The NSW Green state the government is placing corporate profits ahead of the needs of local residents in its sell off of the Northern Beaches bus system.

Northern Beaches Greens convenor Miranda Korzy called on local state MPs to ensure the decision is reversed.

“Public transport should run for the benefit of the community – not so a private company can make a buck,” Ms Korzy said.

"Forcing residents into their cars or Keoride by reducing the number of stops on the B-line was a precursor to the sell off - so private operators will have a minimal number of stops to service.

“Wait now to see other local services cut or fares rise – especially those with fewer passengers, later at night or to the farther reaches of the peninsula.”

NSW Greens Upper House MP and Transport spokesperson Abigail Boyd said the Liberals sell-off of the three remaining publicly - operated bus regions in Sydney spells disaster for affected communities with commuters expected to suffer from more delays and poorer service.

“Once again the NSW Liberal-National government has put corporate interests ahead of getting commuters to work on time,” Ms Boyd said.

“Every time this government has sold off public transport services it has seen decreased patronage, more delays and lower commuter satisfaction.

“In Newcastle after the sell-off patronage dropped 7.75%. Over a year later it’s still a disaster.”

“In the Inner West the same story played out with buses running on time dropping from 93.5% to 90.5%.

“Yet they want to repeat this failed experiment on the Northern Beaches, on the North Shore and in the Eastern Suburbs.

“If Andrew Constance and the Liberals were serious about busting congestion they would be investing in our services to deliver world class, publicly-owned, transport solutions.

“And that would mean not just flogging off our infrastructure to the highest corporate bidder.” Ms Boyd said.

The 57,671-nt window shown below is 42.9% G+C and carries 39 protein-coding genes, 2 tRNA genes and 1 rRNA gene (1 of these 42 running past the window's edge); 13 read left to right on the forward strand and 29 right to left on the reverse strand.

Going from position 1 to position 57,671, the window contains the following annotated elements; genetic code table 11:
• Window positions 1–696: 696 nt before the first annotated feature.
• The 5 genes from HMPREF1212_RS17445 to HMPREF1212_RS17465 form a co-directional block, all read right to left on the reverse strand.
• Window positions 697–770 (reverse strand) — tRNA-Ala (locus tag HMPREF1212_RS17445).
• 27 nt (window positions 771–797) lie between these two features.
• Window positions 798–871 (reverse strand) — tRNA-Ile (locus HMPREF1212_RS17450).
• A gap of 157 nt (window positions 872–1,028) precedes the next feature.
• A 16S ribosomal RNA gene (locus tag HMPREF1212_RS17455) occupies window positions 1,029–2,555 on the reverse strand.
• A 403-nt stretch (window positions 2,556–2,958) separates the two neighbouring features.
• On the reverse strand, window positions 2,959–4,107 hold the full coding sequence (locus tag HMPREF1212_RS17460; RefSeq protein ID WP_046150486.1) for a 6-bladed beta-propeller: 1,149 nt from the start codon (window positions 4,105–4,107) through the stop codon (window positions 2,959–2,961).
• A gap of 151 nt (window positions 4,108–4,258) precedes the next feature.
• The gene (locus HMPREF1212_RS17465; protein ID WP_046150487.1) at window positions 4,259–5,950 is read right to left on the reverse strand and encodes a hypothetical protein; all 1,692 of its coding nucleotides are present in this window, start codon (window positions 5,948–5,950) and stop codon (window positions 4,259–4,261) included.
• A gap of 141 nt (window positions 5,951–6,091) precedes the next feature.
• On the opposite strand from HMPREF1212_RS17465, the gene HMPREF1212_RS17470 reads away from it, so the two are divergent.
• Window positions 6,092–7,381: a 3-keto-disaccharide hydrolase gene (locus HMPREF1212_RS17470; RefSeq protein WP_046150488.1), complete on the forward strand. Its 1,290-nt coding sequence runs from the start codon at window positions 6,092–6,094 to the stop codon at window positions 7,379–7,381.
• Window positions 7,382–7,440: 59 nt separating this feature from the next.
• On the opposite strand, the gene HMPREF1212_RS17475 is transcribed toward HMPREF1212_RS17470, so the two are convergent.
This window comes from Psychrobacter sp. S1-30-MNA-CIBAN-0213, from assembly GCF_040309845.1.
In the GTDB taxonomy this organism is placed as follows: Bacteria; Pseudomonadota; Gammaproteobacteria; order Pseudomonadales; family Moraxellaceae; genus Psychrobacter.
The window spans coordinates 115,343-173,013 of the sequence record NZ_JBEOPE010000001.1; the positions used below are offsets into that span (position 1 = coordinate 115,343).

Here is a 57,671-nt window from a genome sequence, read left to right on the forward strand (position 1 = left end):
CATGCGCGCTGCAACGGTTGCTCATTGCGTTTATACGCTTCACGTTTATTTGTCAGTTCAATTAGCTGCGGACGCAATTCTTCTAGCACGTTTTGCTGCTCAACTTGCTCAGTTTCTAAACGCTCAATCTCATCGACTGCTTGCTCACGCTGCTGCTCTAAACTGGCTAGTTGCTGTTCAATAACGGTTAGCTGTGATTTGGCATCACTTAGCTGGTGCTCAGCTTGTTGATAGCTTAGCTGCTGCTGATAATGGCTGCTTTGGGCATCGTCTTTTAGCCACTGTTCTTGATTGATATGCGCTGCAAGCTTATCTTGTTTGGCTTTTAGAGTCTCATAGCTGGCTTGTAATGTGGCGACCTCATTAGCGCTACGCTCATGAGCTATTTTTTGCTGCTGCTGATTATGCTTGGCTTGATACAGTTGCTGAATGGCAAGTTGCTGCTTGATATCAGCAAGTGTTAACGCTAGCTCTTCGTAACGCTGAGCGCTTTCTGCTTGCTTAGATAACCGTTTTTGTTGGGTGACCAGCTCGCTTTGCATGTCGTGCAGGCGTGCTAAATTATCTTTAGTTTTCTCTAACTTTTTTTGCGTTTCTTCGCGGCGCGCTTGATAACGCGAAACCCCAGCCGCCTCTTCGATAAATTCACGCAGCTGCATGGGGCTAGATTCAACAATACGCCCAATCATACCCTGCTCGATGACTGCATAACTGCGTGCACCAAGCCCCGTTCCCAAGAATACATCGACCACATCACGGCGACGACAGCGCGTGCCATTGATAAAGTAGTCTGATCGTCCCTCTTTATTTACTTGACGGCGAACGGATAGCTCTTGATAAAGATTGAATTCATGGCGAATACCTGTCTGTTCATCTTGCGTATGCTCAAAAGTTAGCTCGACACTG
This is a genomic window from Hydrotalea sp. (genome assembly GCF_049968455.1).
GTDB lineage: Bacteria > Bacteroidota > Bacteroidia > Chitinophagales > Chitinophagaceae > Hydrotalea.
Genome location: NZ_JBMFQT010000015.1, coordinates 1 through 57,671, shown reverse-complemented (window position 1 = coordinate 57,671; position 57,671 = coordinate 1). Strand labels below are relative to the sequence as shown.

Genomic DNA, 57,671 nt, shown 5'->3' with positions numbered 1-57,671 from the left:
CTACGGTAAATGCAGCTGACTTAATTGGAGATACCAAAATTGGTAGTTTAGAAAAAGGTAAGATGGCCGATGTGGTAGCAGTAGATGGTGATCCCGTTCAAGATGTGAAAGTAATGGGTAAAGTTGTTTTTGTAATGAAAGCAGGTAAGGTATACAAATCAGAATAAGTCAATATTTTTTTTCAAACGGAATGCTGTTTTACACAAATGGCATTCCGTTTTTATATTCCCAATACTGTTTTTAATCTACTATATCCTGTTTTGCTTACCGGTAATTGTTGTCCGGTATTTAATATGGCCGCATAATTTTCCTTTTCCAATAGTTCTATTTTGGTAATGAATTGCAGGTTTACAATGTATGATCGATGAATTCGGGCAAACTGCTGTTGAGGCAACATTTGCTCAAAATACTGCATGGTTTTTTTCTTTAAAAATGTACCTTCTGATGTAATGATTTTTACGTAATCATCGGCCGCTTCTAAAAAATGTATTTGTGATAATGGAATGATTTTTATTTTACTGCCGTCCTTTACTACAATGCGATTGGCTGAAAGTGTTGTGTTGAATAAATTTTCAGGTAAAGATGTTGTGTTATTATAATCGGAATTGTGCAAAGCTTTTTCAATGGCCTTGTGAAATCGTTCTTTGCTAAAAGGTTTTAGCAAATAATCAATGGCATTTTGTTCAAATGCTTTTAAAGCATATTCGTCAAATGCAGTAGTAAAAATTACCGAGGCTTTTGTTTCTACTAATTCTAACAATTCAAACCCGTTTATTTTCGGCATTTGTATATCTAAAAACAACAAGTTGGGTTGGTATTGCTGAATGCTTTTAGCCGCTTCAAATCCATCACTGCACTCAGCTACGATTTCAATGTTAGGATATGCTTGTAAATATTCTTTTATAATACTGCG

The government cited poor performance of buses run by State Transit as justification for its decision to privatise services in the inner west last year. Since then figures from the state’s transport agency have shown the punctuality of buses in the inner west have worsened since the private operator replaced State Transit.

The running of Sydney’s government-owned ferries was placed in private hands in 2012. The government is effectively moving to privatise the operation of the Bankstown rail line through the inner west from Sydenham to Bankstown by converting the railway to carry single-deck driverless trains.

The expected announcement comes one day after local state MP's announced an extension of services for commuters to the northern beaches hospital.

On Wednesday Member for Pittwater Rob Stokes said route 155 services from Bayview to Narrabeen will be extended to the Northern Beaches Hospital, creating a new direct link from Pittwater to the Hospital via the Wakehurst Parkway between 7am and 8pm each day.

“I am pleased we can deliver this new service which will use Wakehurst Parkway as a scheduled public transport route for the first time,” Mr Stokes said.

“The 155 extension will provide more than 180 new trips each week between Pittwater and Northern Beaches Hospital and will be an additional option for passengers connecting to Chatswood.”

The extra B-Line services and extended route 155 will commence operations on 17 November.

Report and photos A J Guesdon

*region eight covers the lower north shore and northern beaches.